State of the Art Therapy
Over the last year or so, the concept of self-care has exploded into an upwards popular social trend, with posts about ‘taking time for yourself’ and ‘bubble baths’ circulating on almost every social media platform and blog, including this one!
The idea of putting yourself first and skipping that party to get a good night’s sleep has become the ‘cool’ thing to do. It is cool that awareness has been brought to the fact that we are all, in fact, human and need to treat ourselves with compassion and love.
Knowing this, it’s important to understand that self-care comes in different flavours for different types of people. One of my favourite methods of self-care is art therapy.
Art therapy is the encouragement of free self-expression through different art mediums such as painting, drawing, and modeling, among others. In clinical practice, it has been used as a therapeutic tool to help with a variety of issues.
A recent study in Psycho-oncology looked at the effects of mindfulness-based art therapy (MBAT) in women with cancer. Compared to the control group, the MBAT-practicing group demonstrated a significant decrease in symptoms of distress and improvements in key aspects of health-related quality of life (Monti et al, 2006). This research shows us that art therapy can have a positive role in different intervention treatments for cancer and possibly for other conditions as well.
On a more emotional level, art therapy has also been proven to help individuals struggling with any form or intensity of psychological hardship. According to the Canadian Counseling and Psychotherapy Association, art therapy can be a way to help guide and promote mental health and well-being because it gives individuals an outlet to express their conscious and subconscious minds in a creative space.
Art therapy has been proven to help with physical and psychological issues. Courtesy of Nick Lee
Self-exploration through art can lead to self-understanding, self-acceptance, or, at the very least, a distraction from any negative emotions. The theory is that once you’ve gotten your feelings out onto the page, you’ll feel lighter and will have also created something meaningful in the process.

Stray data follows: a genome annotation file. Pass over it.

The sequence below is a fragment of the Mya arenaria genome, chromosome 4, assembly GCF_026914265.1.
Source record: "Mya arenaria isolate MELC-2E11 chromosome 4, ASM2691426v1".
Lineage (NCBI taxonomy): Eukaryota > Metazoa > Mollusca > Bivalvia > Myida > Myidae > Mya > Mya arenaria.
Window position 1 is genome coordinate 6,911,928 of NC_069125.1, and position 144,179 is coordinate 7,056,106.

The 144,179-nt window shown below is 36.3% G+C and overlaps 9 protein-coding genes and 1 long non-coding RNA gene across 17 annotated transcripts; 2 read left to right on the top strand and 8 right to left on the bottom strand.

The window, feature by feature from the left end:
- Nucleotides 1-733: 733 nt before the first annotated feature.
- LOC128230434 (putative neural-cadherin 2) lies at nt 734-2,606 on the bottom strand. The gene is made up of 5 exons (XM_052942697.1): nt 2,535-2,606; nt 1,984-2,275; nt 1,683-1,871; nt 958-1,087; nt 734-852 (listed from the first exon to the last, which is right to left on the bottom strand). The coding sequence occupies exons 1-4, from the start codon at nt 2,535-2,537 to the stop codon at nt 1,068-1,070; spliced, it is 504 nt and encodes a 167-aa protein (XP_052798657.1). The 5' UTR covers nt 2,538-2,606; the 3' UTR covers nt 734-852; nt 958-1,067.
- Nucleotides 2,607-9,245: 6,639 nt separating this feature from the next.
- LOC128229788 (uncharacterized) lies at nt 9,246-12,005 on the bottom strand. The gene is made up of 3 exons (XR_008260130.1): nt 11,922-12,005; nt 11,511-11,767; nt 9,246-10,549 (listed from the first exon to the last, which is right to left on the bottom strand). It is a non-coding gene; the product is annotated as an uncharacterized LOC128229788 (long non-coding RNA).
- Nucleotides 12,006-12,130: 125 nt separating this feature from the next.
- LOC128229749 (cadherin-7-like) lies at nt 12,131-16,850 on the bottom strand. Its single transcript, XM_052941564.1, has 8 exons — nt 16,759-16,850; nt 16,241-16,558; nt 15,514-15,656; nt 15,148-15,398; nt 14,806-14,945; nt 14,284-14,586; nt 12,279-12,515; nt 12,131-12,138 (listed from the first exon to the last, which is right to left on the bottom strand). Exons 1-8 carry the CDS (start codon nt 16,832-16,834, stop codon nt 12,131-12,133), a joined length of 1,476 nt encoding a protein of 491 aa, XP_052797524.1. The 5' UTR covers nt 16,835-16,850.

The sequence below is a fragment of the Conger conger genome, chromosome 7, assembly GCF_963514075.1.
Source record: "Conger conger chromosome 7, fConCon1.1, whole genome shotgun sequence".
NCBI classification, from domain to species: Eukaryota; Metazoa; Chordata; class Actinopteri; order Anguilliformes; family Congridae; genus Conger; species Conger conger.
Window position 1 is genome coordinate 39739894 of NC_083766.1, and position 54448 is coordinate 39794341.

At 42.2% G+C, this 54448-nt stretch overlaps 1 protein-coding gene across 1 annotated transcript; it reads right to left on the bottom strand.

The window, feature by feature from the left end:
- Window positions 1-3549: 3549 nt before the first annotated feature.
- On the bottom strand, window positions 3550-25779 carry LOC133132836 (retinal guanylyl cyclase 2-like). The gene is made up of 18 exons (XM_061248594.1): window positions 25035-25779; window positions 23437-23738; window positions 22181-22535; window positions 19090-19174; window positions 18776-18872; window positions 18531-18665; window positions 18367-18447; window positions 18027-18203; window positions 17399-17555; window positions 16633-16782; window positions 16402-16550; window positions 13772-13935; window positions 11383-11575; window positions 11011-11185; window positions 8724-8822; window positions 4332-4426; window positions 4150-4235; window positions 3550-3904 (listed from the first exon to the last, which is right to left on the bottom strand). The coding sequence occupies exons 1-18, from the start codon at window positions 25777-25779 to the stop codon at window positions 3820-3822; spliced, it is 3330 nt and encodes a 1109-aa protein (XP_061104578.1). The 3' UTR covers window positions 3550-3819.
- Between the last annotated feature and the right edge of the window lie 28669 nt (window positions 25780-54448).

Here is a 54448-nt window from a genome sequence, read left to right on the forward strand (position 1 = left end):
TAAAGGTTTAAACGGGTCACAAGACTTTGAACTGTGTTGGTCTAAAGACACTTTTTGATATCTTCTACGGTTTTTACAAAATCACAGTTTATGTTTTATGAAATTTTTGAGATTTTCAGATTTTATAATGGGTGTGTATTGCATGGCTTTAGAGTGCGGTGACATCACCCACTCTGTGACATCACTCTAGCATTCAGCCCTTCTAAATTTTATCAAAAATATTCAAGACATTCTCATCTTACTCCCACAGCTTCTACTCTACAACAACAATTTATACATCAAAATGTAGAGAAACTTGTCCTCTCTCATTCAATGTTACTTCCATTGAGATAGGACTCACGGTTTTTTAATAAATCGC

Going to a certified art therapist may be something to consider as they usually offer formal instructions and do group sessions, which also offer an outlet for community building.
That being said, it’s also easy to do some at-home art therapy by yourself or, even better, with other people! Doing any type of art with friends can be a relaxing and enjoyable experience to have together. You can bounce ideas off of each other, praise each other’s work, and be in good company.
Art therapy is an activity that has no rules, encourages creativity, and can essentially be done at any place or anytime. It can improve your life in any area you may be having problems in, whether it be school, relationships, or something more personal. If you feel yourself in a negative place, pull out a piece of paper and a pen and start drawing something, anything.
The best part of art therapy is that anyone can do it; there’s no need to be ‘good’ at art or to have any formal training! Your art is for you. One technique I like to use when I feel stuck and don’t know what to draw is to take my pencil and draw big loops around the entire paper, never lifting my pencil. Once you’ve looped in most directions and created a web, you can go back through and color each individual space with a different color. Your finished product will be a beautiful, abstract-looking mosaic of color.
So, next time you are in dire need of some self-care, consider picking up a paintbrush, pen, or pencil and letting your creative side take over.
Talking about what’s bothering you can be another form of self-care